A study released this week by Duff & Phelps finds that U.S. companies recorded $26 billion of goodwill impairment, in 2014, an 18 percent increase from the $22 billion tallied in 2013. The research, released this week at Financial Executives International’s annual Current Financial Reporting Issues Conference, found that the number of goodwill impairment events increased by 24 percent, to 341, throughout the same period.
For the report, Duff & Phelps, a corporate finance advisor, examined general and industry goodwill impairment trends through December 2014 for more than 8,700 companies, public and private.
The average impairment amount was approximately $75 million in 2014, a 5 percent decline from the prior year average of $79 million. Eighty-six percent of survey respondents did not recognize impairment in 2014, which was the lowest level in the past three years.
Sectors that recorded a marked increase in goodwill impairment in 2014 from the previous year include: energy ($2.1 billion to $5.8 billion); consumer staples ($1 billion to $3.5 billion); financials ($1 billion to $3.1 billion); information Technology ($1.6 billion to $3.6 billion); and industrials ($3.2 billion to $3.5 billion). The broad affect of unstable, dropping oil prices was among the reasons cited for the spike in energy company GWI. If that industry was excluded from the study, the aggregate trend would have been flat.
Among the industries that recorded declines, Healthcare plummeted from $3.6 billion to $400 million (an 89 percent drop) and materials, falling from $4.6 to $2.7 billion (a 41 percent decrease).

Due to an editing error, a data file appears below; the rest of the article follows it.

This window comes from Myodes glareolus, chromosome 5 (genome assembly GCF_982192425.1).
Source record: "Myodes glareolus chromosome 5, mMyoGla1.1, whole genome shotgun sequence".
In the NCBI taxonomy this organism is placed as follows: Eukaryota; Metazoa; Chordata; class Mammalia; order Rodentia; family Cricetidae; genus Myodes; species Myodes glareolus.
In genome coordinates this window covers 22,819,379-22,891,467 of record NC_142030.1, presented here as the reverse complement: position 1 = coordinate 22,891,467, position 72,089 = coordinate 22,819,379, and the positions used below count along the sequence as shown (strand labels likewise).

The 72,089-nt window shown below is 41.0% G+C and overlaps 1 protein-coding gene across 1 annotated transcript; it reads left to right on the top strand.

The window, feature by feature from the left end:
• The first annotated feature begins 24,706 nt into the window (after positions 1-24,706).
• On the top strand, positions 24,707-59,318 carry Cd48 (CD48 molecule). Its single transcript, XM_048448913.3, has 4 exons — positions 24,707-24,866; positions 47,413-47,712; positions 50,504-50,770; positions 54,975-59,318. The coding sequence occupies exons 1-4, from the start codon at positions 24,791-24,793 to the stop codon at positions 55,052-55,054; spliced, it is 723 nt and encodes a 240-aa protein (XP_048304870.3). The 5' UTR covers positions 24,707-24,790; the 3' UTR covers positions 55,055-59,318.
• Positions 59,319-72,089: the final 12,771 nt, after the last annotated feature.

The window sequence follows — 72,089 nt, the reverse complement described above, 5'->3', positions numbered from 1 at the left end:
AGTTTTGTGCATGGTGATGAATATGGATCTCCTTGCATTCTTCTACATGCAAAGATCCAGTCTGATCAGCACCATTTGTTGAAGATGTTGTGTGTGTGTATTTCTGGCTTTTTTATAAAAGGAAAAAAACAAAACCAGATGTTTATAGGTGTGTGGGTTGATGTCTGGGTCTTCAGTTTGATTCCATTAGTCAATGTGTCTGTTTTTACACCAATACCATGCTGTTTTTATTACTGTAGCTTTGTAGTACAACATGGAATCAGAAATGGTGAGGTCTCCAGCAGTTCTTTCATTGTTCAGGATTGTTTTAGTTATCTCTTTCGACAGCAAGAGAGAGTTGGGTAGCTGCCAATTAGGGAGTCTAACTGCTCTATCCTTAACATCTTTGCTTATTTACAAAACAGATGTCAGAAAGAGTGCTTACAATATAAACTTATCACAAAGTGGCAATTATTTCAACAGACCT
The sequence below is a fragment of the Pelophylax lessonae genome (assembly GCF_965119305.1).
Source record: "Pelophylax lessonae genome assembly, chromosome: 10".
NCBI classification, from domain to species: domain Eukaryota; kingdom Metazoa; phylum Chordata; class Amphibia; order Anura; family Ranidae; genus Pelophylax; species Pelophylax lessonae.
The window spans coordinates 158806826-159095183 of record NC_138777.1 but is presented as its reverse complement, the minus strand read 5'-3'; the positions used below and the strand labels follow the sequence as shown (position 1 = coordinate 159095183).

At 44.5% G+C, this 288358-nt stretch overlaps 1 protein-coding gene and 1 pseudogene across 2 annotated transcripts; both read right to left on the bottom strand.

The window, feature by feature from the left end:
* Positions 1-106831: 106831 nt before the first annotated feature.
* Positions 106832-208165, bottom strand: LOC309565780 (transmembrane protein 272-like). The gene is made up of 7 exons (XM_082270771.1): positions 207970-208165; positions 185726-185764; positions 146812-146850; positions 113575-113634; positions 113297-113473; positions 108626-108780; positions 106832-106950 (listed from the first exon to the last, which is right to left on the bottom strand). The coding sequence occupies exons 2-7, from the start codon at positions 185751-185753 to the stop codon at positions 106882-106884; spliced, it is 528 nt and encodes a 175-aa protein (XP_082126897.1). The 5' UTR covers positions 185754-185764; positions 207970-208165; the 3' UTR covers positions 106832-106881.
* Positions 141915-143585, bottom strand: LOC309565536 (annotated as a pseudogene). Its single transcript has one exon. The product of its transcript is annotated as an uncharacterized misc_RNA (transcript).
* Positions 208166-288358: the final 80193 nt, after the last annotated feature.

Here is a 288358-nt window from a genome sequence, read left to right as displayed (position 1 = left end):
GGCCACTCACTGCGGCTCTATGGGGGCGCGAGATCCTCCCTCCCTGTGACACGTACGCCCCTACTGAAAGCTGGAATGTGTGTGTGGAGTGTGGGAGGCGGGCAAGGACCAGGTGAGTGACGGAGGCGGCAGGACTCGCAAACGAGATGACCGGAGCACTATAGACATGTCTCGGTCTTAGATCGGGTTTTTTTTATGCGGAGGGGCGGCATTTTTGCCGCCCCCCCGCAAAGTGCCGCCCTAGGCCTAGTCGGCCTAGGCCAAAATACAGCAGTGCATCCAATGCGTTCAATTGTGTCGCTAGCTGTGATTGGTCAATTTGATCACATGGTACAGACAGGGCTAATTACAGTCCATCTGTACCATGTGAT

“The increased 2014 aggregate impairment amount was consistent with macroeconomic trends. While the U.S. economy continued to improve in 2014, plunging commodity prices in the latter half of the year affected certain industries disproportionately,” Greg Franceschi, Duff & Phelps’ managing director said in a statement. “With 2015 M&A activity up significantly over 2014 levels, the highest since 2007, goodwill resulting from acquisitions will remain an important asset class for investors to monitor.”
The survey also found a pronounced uptick in public companies’ use of the qualitative goodwill impairment test known as Step 0, an increase to 54 percent from the 43 percent reported in 2014. Nearly 40 percent of private companies applied the test, doubling the 22 percent usage rate reported in the 2013 survey. Two-thirds of all respondents said Step 0 meets its stated objective of reducing costs.
A companion study focusing on goodwill impairment in the European marketplace will be released in the coming weeks.